Trollmann memorial in Viktoria Park
Johann Trollmann was a young boxing star when the Nazis came to power. The highpoint of his career should have been winning the light-heavyweight title in June 1933. But Trollmann was a Sinti and he was soon stripped of his title. Before long, he would fall victim to the Nazi genocide.
It seems an odd place for a boxing ring — nestled beneath a canopy of trees in a quiet corner of Viktoria Park in Berlin’s Kreuzberg district. The structure is made of concrete, its base slopes steeply in one direction and a dozen concrete spherical objects resembling boxing gloves cling to the ropes. But what’s it doing here?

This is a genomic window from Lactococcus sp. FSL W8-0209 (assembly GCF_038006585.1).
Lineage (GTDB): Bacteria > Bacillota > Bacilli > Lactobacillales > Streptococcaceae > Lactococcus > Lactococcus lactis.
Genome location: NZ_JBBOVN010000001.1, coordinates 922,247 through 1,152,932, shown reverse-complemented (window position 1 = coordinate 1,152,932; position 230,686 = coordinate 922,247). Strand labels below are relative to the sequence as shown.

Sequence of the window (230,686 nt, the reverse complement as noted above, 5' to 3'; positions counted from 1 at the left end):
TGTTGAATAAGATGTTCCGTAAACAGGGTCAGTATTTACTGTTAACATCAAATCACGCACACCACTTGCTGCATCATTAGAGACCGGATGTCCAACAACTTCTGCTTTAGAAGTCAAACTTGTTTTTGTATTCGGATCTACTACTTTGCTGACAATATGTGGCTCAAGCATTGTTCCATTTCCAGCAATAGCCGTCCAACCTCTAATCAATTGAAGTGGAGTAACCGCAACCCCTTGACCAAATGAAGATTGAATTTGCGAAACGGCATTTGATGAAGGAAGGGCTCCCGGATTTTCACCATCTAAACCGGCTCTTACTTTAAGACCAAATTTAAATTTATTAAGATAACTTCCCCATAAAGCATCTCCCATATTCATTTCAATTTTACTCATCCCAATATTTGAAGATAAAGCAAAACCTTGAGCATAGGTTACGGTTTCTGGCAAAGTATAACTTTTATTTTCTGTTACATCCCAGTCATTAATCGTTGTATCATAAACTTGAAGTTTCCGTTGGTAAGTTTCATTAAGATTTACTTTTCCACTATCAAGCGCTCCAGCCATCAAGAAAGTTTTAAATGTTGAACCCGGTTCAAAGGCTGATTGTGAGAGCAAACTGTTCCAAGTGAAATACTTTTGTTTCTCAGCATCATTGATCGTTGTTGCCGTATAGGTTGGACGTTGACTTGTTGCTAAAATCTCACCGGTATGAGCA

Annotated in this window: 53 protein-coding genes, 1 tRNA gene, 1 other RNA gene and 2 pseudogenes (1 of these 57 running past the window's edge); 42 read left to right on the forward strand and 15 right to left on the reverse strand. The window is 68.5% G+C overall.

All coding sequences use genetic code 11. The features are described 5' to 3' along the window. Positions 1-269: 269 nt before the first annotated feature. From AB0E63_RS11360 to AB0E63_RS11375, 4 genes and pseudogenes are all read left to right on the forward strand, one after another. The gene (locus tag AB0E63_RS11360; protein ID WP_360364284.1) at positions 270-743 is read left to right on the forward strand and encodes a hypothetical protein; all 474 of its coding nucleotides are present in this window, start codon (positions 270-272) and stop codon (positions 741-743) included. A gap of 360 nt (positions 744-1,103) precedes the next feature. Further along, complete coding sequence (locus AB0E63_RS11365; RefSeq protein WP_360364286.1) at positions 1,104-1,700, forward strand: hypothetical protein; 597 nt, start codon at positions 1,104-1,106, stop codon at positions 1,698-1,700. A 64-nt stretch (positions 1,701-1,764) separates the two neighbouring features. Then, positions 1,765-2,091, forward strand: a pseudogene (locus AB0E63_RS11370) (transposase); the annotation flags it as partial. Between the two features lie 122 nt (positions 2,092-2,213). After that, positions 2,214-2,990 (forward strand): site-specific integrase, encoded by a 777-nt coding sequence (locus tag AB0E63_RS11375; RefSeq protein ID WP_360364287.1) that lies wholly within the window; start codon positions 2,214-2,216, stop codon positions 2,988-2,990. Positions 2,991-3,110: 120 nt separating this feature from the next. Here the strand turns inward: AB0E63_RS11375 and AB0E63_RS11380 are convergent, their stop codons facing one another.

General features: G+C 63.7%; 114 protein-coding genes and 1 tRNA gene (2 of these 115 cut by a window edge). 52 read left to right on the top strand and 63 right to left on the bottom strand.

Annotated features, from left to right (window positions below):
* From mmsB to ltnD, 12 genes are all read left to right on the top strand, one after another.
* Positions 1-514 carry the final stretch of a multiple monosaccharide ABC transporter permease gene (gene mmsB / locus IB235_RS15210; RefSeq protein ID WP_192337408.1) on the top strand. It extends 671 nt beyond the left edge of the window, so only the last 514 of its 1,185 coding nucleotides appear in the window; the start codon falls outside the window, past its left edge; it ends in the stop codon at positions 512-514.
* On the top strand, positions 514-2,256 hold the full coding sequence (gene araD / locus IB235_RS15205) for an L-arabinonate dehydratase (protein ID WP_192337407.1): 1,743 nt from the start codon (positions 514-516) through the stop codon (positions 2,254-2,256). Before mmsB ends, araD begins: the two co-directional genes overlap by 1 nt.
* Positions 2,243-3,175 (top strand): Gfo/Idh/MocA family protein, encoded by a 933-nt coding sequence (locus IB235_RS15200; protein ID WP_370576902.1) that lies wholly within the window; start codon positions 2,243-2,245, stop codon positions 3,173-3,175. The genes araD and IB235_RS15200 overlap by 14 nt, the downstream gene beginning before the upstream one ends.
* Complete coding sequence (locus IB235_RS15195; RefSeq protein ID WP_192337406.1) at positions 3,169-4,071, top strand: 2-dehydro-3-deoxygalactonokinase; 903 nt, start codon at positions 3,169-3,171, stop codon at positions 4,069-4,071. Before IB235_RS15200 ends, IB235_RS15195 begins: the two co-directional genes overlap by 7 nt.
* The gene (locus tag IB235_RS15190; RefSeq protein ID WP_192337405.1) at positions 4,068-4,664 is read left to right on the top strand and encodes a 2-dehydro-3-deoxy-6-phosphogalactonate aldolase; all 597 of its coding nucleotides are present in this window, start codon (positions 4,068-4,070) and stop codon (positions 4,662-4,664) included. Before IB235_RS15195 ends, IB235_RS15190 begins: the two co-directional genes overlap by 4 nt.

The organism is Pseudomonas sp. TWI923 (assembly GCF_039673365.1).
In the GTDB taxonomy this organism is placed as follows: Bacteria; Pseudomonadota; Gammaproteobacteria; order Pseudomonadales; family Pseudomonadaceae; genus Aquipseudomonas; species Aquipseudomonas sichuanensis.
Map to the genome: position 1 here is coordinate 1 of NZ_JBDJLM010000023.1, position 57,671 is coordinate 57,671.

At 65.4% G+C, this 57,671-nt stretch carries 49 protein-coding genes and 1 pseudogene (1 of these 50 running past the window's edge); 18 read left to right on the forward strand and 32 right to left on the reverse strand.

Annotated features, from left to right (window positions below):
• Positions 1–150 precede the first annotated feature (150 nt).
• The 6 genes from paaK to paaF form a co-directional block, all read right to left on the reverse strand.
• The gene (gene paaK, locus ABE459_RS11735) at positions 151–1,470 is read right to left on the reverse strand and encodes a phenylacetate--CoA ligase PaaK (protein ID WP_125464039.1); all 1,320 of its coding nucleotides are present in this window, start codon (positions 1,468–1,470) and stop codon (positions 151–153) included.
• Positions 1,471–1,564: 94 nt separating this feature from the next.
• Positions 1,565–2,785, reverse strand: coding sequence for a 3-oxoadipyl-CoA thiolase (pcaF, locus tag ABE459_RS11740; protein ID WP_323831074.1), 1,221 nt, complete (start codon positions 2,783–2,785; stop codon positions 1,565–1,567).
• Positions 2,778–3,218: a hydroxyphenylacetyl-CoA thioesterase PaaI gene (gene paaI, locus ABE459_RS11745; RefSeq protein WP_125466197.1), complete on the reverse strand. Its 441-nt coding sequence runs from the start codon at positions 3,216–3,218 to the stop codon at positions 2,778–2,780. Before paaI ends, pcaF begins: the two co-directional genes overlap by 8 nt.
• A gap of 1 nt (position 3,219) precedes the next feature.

Nearby, a plaque bearing a photograph of a handsome young man in boxing gloves clears up any confusion. The ring amid the trees is a temporary memorial dedicated to Johann Trollmann, a boxer who was stripped of his light-heavyweight title by the Nazis in 1933 after winning a fight just a stone’s throw away on Fidicin Strasse. There was no place for a champion like Trollmann in the Third Reich — he was a Sinti. And like half a million other Roma and Sinti, he would fall victim to the Nazis’ racial policy of annihilation, dying in a concentration camp in 1944. Continue reading